British Gas strikers took a stand on picket lines around the country and showed management what they think of their new contacts, reports Margery Thorogood
This week British Gas workers began another round of strike action over (British Gas) Centrica’s plans to ‘fire and rehire’ alongside making cuts to workers’ pay and terms and conditions. On Friday, strikers on picket lines around the country burned the new contracts with deteriorated pay and conditions that they’ve been told to sign or be fired.
Last June Centrica announced plans to cut around 5,000 jobs in a ‘significant restructure’ and to ‘modernise’ workers’ terms and conditions to reflect the ‘changing needs of customers’.
GMB says 89% of its members voted for strike action. Justin Bowden, GMB national secretary, said,
“a profitable British Gas provoked their loyal staff into strike action in the depths of winter by refusing to heed their overwhelming rejection of the fire and rehire pay cuts. They have now ignored a five-day demonstration by the engineers that the proposals are not acceptable. They are forcing further disruption on their customers all the way into next month because of the new strike dates. British Gas should recognise that the only way to end the disruption they provoked is to take fire and rehire pay cuts off the table. “
British Gas’ criticism of GMB in its statement that “the GMB leadership seems intent on causing disruption to customers during the coldest time of the year, amid a global health crisis and in the middle of a national lockdown” represents typical management tactics to undermine union solidarity by attempting to instil feelings of guilt in the strikers and appealing to the public conscience.
Around 12 pickets turned out today in the bitter cold at the entrance to Centrica Windsor, all masked and exercising social distancing, in groups according to the directive by Thames Valley Police. The mood was positive and particularly so when passing motorists tooted their support; at least one every 20 seconds during the hour I was there. But these strikers have a real battle on their hands and at a time when industrial organisation is challenging.
Michelle Gordon, GMB Regional Organiser, said that British Gas wanted changes and started negotiating with GMB last summer. No progress was made and negotiations broke down. The company said that workers should either comply with the proposals or be ‘fired and rehired’. Many workers are long-standing employees of British Gas and feel bitterly let down.
She said that the union has received lots of public support and press coverage in this current dispute. People have been horrified given the way British Gas – previously a public utility before privatisation - is treating its workforce. British Gas is extremely profitable - currently operating at a £901m operating profit - so there is no excuse. The fact that the CEO Chris O’Shea’s pay has doubled adds further insult to the situation facing the workers.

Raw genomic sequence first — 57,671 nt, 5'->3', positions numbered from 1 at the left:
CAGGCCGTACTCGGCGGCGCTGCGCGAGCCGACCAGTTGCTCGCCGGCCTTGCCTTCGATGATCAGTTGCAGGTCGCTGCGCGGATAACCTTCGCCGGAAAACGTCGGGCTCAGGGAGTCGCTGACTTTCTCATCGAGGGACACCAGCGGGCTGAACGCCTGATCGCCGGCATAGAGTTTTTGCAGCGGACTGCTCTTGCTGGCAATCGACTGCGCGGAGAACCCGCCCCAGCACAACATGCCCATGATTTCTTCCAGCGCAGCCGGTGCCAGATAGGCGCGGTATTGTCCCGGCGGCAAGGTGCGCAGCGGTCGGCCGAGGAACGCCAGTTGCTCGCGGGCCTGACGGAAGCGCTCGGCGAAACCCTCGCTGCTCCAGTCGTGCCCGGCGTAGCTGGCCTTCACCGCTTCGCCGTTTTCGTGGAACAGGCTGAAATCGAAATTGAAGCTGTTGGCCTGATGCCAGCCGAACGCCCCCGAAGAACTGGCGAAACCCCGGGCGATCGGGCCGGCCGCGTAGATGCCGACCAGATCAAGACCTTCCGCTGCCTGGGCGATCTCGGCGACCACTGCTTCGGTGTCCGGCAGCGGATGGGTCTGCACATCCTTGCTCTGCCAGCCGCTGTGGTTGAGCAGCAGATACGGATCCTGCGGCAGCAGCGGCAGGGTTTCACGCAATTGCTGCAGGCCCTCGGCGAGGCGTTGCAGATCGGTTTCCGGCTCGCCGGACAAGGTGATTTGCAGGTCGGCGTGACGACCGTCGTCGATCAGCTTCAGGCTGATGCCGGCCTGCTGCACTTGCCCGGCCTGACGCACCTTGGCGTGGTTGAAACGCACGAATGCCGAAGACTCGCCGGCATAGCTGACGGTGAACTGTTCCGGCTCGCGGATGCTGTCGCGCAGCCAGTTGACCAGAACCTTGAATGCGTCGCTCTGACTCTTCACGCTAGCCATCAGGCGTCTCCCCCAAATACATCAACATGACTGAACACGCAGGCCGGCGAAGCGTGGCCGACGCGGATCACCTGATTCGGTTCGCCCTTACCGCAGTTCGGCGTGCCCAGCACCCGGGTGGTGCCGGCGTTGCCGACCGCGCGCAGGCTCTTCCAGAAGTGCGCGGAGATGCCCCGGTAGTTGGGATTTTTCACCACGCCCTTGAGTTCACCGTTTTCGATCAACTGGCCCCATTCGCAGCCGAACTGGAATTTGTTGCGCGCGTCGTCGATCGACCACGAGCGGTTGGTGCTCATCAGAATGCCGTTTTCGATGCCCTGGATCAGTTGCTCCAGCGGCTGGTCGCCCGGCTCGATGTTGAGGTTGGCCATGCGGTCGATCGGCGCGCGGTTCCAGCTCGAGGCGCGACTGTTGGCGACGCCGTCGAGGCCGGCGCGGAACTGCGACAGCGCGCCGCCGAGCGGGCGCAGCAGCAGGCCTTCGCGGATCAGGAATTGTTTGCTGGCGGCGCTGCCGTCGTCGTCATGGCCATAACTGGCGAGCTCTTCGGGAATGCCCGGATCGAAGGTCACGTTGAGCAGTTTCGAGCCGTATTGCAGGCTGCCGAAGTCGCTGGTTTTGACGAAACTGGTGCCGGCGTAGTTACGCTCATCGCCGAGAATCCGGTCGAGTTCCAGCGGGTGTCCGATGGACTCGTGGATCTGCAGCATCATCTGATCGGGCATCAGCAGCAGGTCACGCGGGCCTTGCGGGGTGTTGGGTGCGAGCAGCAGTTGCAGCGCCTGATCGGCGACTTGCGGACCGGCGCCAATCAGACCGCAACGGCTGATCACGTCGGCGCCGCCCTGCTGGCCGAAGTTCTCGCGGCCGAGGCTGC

I talked to two strikers. One has been a loyal British Gas engineer (for this is the group primarily involved in this campaign) for most of his working life, now in his 30th year. He told me that GMB has received lots of messages of support from other unions like on Twitter. For him, the new contract would mean that “I would work an extra 156 hours for nothing and lose 5 days holiday.” In the area where he lives and where his customers are based, one change would mean engineers work an extra 3 hours per week – on top of their 37 hours – to start at their customer’s home rather than their own.
So, for him, this would mean that he would lose at least 30 minutes’ pay per day which mounts up. He was also concerned about the future. “People are leaving, or considering leaving, which means a loss of expertise and experience in an industry people depend on. They are also difficult to replace. Customers are being let down.”
Another striker - has worked for British Gas for 21 years - said that “gradually we are getting more support. It is really bad for engineers with kids and families. Cut and cut to make savings. No investment. Really bad if they get away with it. Some trade unions need to rebuild their education.” He referred to one of his customers thinking that he got paid whilst being on strike.
GMB engineers need support from the general public and from all those in the labour and trade union movement. Given the appalling trend in workers’ contracts with the ‘fire and rehire’ practice getting a hold, a wake-up call is desperately needed and particularly so when set against the context of eye watering salaries and bonuses of CEOs and the like who hold the power and exercise control.
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